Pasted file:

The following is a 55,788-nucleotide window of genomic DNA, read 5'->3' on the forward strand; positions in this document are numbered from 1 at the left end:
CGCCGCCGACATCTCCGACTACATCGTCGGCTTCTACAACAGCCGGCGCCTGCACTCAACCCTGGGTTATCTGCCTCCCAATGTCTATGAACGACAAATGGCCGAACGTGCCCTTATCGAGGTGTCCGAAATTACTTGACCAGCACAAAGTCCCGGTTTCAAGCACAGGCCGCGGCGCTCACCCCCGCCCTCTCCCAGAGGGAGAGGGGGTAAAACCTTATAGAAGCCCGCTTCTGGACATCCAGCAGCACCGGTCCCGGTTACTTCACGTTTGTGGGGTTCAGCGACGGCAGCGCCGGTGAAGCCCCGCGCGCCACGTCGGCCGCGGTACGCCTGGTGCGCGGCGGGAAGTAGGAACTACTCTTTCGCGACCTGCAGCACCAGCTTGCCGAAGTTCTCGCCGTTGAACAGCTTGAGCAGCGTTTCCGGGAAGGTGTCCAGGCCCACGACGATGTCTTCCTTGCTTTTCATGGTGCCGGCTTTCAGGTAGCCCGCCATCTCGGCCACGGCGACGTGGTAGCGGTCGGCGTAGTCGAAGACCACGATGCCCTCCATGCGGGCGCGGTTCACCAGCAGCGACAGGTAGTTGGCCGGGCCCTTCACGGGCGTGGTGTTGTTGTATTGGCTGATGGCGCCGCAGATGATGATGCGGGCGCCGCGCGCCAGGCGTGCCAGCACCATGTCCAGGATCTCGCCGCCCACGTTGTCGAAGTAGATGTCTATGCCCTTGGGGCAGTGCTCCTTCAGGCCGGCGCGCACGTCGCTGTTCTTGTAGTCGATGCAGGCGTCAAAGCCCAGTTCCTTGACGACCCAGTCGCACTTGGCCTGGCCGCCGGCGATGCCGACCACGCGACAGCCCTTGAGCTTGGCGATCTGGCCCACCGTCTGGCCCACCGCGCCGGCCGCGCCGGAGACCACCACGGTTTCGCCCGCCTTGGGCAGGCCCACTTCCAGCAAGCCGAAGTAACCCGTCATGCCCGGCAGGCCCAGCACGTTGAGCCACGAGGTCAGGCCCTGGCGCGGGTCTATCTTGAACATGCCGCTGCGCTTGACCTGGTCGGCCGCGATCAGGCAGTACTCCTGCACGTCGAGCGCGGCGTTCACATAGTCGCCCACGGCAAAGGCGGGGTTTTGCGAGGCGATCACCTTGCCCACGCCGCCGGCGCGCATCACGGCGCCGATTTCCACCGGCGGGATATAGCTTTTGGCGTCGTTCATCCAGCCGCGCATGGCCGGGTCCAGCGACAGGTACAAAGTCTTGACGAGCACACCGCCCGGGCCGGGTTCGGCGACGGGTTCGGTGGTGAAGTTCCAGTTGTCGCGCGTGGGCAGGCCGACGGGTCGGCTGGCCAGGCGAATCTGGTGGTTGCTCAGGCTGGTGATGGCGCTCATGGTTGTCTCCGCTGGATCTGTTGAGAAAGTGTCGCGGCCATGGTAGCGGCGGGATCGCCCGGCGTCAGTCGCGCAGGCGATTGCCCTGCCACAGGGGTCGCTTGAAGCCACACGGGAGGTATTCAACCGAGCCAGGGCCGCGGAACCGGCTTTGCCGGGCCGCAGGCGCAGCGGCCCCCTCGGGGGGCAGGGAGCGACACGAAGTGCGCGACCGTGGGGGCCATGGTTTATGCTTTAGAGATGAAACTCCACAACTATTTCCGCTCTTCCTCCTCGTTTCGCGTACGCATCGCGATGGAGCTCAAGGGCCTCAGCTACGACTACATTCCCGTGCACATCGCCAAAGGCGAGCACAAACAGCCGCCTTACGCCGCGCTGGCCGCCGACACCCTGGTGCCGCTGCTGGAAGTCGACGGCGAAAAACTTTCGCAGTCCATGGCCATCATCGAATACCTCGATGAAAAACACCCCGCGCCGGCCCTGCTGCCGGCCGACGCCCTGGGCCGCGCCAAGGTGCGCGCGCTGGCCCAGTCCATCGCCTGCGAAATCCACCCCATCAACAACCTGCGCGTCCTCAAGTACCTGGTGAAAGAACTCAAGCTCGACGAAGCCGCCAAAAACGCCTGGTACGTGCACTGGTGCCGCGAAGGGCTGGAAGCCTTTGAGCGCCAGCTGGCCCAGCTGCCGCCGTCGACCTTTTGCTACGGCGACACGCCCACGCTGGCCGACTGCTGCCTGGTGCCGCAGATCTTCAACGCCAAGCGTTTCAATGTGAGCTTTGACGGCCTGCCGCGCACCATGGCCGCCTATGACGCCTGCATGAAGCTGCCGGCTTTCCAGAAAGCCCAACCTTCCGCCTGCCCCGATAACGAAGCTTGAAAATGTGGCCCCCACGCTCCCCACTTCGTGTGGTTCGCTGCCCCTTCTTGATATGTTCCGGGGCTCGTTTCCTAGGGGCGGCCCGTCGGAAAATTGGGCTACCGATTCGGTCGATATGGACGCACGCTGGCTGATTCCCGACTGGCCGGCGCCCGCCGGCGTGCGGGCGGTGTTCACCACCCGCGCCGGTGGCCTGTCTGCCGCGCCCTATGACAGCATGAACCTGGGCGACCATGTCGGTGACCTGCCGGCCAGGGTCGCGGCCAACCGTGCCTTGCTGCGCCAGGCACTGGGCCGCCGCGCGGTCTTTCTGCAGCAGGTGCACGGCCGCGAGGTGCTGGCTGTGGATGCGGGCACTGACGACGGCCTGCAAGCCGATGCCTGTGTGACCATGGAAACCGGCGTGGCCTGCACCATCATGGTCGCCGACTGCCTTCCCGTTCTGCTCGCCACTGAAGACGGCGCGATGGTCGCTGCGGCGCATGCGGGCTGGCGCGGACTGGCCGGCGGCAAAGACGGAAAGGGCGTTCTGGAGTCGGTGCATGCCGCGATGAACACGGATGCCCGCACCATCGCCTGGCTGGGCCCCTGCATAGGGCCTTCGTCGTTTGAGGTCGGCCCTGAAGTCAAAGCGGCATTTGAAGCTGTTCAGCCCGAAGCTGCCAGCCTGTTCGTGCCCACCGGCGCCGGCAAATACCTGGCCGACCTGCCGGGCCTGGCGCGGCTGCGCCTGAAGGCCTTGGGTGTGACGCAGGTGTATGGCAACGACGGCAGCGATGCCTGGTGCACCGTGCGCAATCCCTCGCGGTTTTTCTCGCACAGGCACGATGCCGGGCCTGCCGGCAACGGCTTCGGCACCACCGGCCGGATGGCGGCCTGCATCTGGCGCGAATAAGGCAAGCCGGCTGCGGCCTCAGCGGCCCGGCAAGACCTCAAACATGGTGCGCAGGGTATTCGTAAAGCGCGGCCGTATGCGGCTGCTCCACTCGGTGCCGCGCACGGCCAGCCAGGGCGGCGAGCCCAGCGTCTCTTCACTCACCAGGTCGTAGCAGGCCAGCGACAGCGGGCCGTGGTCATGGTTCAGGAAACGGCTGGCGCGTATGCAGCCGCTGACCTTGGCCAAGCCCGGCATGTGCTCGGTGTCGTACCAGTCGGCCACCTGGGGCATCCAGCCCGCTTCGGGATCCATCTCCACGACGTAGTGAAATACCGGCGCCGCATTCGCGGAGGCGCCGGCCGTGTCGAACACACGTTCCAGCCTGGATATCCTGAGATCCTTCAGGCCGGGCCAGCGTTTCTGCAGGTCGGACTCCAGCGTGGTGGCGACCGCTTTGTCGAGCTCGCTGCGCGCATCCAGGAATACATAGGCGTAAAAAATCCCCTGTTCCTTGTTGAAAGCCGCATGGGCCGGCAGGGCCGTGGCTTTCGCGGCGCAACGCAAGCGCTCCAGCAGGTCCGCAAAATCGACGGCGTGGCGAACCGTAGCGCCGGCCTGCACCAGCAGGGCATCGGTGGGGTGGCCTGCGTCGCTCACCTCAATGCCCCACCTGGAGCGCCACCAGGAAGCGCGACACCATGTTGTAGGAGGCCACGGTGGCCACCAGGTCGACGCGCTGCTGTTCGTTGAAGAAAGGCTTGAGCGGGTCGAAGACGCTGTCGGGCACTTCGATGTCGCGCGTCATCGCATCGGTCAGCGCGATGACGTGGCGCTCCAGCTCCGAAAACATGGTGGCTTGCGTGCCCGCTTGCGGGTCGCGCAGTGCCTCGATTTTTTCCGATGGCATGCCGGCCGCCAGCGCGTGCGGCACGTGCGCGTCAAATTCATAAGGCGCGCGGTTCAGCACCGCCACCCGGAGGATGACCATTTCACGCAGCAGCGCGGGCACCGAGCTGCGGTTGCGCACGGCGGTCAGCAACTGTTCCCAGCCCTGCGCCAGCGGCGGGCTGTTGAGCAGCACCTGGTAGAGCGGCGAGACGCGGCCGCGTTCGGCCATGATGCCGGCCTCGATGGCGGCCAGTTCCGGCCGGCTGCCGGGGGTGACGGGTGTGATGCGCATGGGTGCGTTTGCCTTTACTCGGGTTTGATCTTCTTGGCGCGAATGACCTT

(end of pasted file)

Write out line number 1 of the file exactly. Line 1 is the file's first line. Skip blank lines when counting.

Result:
The following is a 55,788-nucleotide window of genomic DNA, read 5'->3' on the forward strand; positions in this document are numbered from 1 at the left end: